Photo by Ray Palacios
While news of a pod of orcas taking down a grey whale calf in Monterey Bay has been making the rounds, sightings of killer whales off our own coast have local scientists racing for the water.
Yesterday marine mammal biologist Jeff Jacobsen and a crew that included Naked Whale Research‘s Cene Bryant received an orca-sighting tip from fisherman Mike Andersen. “The info was so good we had to go out,” Jacobsen said, “and an hour-and-half later had made it out ‘The Jaws’ and were heading south.”
A hydrophone picked up the distinctive trills and whistles of the pod. After several miles and a brief losing-track, the crew was rewarded. “They were chasing salmon, we saw several kills and collected a nice set of fish scales from where they’d just pounced and milled,” Jacobsen relayed. (Those scales will go to NOAA in Seattle to be identified as to species and age.) The effort is part of the overall study of Southern Resident Killer Whales.
And here’s your chance to get involved: Have a telescope? Ginormous binoculars? From Table Bluff or above Centerville, train your eyes about three-four nautical miles out. Report any sightings and stories to Naked Whale Research. No guarantee they’ll be visible from land or sea, of course. As Jacobsen said, “There is a ‘killer whale’ chance they’d still be there – which translates to they could be anywhere by now!”
In other exciting news, the much-hyped DamNation film premieres on the North Coast this Thursday at Ocean Night, brought to you by the Northcoast Environmental Center, Humboldt Surfrider, Humboldt Baykeeper and, for this event, CalTrout and Friends of the Eel River. From the filmmakers’ description:
This powerful film odyssey across America explores the sea change in our national attitude from pride in big dams as engineering wonders to the growing awareness that our own future is bound to the life and health of our rivers…. Where obsolete dams come down, rivers bound back to life, giving salmon and other wild fish the right of return to primeval spawning grounds, after decades without access.
For whatever reason, a photo of a great white shark carcass washed up on the Klamath River beach has been blowing up Facebook recently, causing a certain amount of excitement.
Dr. Taylor Chapple is a postdoctoral researcher at Hopkins Marine Station of Stanford University who works with a team at Stanford that has been studying sharks off the Pacific coast for almost 30 years. Most of what we do is with “free-swimming” animals, Chapple said, “so any time we hear about stranded animals or the similar we get pretty excited.”
Chapple provided some advice via email:
What should someone do, ideally, if they come across a great white carcass?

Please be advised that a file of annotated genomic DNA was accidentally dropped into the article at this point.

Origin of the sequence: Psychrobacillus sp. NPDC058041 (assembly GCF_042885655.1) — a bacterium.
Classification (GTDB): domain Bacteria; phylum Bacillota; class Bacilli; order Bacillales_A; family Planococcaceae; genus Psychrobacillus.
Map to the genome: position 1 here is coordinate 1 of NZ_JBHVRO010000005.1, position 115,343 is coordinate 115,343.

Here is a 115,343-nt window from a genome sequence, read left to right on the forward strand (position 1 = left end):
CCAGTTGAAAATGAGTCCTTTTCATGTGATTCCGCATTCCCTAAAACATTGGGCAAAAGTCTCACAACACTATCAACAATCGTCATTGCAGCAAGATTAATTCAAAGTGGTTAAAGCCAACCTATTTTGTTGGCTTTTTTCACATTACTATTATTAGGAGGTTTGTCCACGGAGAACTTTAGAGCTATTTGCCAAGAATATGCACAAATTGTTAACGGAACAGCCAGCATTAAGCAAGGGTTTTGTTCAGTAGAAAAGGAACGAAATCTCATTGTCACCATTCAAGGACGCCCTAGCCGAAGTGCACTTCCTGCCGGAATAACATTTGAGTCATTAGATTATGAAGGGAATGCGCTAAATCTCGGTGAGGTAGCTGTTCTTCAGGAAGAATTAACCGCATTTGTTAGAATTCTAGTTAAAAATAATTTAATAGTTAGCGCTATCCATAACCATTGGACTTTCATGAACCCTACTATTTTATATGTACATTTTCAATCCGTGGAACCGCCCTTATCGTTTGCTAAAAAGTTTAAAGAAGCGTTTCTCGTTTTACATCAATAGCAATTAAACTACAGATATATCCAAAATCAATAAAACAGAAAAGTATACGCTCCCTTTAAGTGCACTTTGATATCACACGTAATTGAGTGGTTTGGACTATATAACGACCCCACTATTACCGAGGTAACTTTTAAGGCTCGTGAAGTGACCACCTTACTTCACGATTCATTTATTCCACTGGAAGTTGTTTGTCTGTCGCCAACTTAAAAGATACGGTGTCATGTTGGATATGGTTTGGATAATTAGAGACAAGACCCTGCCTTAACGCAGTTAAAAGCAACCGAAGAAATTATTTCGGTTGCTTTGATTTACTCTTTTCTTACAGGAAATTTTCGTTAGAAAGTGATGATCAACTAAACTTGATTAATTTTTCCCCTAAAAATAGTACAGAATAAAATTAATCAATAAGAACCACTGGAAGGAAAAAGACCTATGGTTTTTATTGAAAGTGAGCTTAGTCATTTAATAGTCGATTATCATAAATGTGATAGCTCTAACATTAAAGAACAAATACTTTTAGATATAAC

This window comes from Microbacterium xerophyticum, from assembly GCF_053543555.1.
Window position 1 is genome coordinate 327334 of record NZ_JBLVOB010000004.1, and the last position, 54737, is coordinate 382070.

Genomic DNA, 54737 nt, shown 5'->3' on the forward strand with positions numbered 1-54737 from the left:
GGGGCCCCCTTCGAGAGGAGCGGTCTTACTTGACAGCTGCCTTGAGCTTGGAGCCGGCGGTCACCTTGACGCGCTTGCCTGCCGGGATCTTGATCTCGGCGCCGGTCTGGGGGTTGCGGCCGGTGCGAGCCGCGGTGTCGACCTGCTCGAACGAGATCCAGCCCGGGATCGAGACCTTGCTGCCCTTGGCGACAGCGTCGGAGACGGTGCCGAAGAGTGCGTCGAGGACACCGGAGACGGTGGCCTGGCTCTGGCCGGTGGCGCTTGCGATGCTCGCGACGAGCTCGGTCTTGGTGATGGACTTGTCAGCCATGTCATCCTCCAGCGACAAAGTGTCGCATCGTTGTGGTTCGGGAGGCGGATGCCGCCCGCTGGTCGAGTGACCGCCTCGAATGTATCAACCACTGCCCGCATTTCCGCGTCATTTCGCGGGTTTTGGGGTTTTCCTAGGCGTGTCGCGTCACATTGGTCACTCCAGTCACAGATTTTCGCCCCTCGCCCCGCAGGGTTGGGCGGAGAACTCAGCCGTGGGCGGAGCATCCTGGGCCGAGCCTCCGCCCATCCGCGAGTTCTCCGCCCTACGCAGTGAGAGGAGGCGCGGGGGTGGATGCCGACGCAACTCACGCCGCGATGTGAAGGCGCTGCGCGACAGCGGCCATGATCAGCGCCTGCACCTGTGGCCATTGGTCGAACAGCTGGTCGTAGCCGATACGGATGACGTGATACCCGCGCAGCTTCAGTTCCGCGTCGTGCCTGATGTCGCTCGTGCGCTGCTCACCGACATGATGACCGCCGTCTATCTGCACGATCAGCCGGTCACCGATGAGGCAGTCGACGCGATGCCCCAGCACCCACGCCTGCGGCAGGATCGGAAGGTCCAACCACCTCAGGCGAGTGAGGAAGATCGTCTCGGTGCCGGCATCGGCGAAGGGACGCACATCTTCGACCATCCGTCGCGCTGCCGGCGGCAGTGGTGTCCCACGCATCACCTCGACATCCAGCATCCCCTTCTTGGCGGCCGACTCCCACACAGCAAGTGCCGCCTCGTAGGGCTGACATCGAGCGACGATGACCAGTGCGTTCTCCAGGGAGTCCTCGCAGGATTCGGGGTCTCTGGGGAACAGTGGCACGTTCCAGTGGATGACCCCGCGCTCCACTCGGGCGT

If anyone comes across a carcass, the first thing to do is call California Fish and Wildlife. White sharks are a protected species, so CDFW will respond – this will also prevent folks from illegally taking any parts of the animal. CDFW will also organize sampling the animal. The next thing, which is incredibly important for us, is to take photos of the dorsal fin. We can use the unique characters on the back edge of the fin to identify an individual.
How often does a shark wash up?
White sharks don’t wash up very often. We see small salmon sharks on the beaches, but it’s a rare occurrence to see a full-sized white shark
What could cause such a thing?
There are a lot of factors that could result in a shark on the beach- sickness, disorientation, old age etc. With salmon sharks we think the little ones get cold-shocked. Hopefully, getting samples and information about the body condition of the animal will help us answer such questions.
What critical info would you be looking for and why?
The most important thing for us is the photo of the dorsal fin. This fin shot will allow us to identify the individual- with a population in central California of only a few hundred, we know most of the animals that cruise up and down the California coastline. Every fin helps us better understand the population.
What’s the least understood fact about white sharks?
White sharks are incredibly discerning and complex. They’re are absolutely not the mindless killers that Hollywood makes them out to be.
Be part of things
Reef Check engages scuba divers and community members in the collection of scientific data along our rocky reefs and kelp forests. Due to a need to fill spots, Reef Check is offering a special last-minute deal forupcoming trainings in Fort Bragg: take the class for $50 instead of $200. This includes a weekend in the classroom and pool learning about the marine environment, scientific diving techniques, species ID, Reef Check monitoring protocol, a weekend doing training dives and a personal set of survey gear.
- Saturday, May 3, 9 a.m. to 5 p.m. at CV Starr Aquatic center classroom.
- Sunday, May 4, 9 a.m. to noon at CV Starr Aquatic center pool, 1 p.m. to 5 p.m. at CV Starr Aquatic center classroom.
- Training dives at Van Damme State Park beach, May 17 and 18 from 9 a.m. to 3 p.m.
You can also help collect data for the Coastal Observation and Seabird Survey Team (COASST), a citizen science project dedicated to involving volunteers in the collection of high quality data on the status of coastal beaches and trends of seabirds. COASST volunteers systematically count and identify bird carcasses that wash ashore along ocean beaches from northern California to Alaska. Volunteers need no experience with birds, just a commitment to survey a specific beach (about 3/4 mile) each month.
A training session takes place Sunday, May 4 from noon to 6 p.m. in Fortuna’s River Lodge Conference Center. Reserve your spot via email or 206-221-6893.